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Conference of European Jewish Leaders Hears Report on Spain

May 7, 1965
See Original Daily Bulletin From This Date

A prediction that the Spanish Government would soon follow its recognition of the Madrid Jewish community with similar legal status for the Jews of other Jewish communities in Spain was made here today by Max Mazin, president of the Medrid community.

He made the prediction at the closing session of a two-day meeting of the Standing Conference of European Jewish Community Services. The meeting was attended by representatives of Jewish communities of 13 countries and directors of major Jewish international welfare organizations.

Dr. Astorre Mayer, president of the Milan Jewish Community and chairman of the Conference, announced that Mazin would henceforth be the representative of the Council of Spanish Jewish Communities. The Council is comprised of Jewries of Madrid, Barcelona, Ceuta and Metilla. It will shortly include a community being formed in Malaga.

Dr. Mayer also announced important Conference changes, including the fact that with two new members, the Conference now represents Jewish communities of all western European nations, and Yugoslavia. He noted that the Jewish community of Portugal was officially represented at the Conference through Dr. M.B. Amzalak and that H.M. Kornitzinsky of Oslo, president of the Mosaiske Troessamfund of Norway had announced the intention of Norway’s Jewry to join the Conference.

Mr. Mazin said that the new status of the Jews of Madrid was not expected to lead to any great changes in community life. He reported that for the past ten years, the Jews in Spain had been treated with complete tolerance. He paid tribute to the moral and financial support of the Joint Distribution Committee to the Madrid community, explaining that the synagogue and community center built in Madrid with JDC help was serving as a focal point for revitalizing community life.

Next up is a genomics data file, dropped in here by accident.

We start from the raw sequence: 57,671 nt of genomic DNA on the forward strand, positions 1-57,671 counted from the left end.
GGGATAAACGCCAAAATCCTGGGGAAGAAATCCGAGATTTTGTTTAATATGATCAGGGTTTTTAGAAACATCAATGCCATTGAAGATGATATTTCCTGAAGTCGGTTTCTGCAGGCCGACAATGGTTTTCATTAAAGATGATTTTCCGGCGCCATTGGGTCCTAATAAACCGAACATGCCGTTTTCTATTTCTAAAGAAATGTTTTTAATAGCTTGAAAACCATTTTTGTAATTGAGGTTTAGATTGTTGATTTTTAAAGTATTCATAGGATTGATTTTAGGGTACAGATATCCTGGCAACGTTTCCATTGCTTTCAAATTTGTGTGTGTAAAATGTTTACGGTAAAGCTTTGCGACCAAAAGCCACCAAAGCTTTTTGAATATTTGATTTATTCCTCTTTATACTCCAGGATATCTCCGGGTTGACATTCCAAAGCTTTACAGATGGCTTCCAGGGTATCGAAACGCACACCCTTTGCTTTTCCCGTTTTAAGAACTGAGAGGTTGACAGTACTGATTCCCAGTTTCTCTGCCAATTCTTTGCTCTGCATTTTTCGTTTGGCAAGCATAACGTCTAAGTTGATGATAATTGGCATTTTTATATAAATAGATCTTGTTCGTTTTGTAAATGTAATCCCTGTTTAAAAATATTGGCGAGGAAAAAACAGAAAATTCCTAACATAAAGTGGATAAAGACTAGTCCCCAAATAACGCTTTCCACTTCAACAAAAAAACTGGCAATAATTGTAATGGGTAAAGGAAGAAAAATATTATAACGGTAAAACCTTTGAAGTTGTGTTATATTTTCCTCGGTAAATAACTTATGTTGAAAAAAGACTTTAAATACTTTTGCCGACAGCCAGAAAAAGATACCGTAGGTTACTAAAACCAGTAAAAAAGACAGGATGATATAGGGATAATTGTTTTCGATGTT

Conference delegates also heard reports on recent developments in Jewish communities in Portugal, on heirless property treatment in Sweden and Switzerland and on fundraising, social services and personnel. A special welcome was given to Leo Fischer, the new president of the Copenhagen Jewish community, and to Dr. Lavoslau Kadelburg, the newly elected president of the Federation of Yugoslav Jewish communities, as delegates present for the first time.

Fritz Hollander, head of the Swedish Jewish community, reported the progress of negotiations on heirless property left in Sweden by victims of the Nazis. Noting that a group of Swedish banks had proposed creating of a fund, using the deposits of such victims, to be used for Jewish survivors, he said he hoped that the offer would be backed up by appropriate legislation if that was necessary.

He reported also that efforts were being made to widen the bankers’ proposals to include other agents holding such property. He explained that the feeling in Sweden was that such assets were not “Swedish money” and that therefore it was anticipated that the funds would be made available for Jewish needs. He added that the funds were estimated to total about $500,000 and that these would be turned over for use by international Jewish welfare organizations. He expressed the hope that the Swedish arrangement would set an example for other countries where assets were left on deposit by Jews later murdered by the Nazis.

The Conference accepted with regret the resignation of Murray M. Sidar, community organization consultant for the JDC who served as Conference executive secretary since its creation in 1960 and who had a vital role in the first years of the Conference. The resignation is effective in July. He is returning to the United States after six years of service in Europe.

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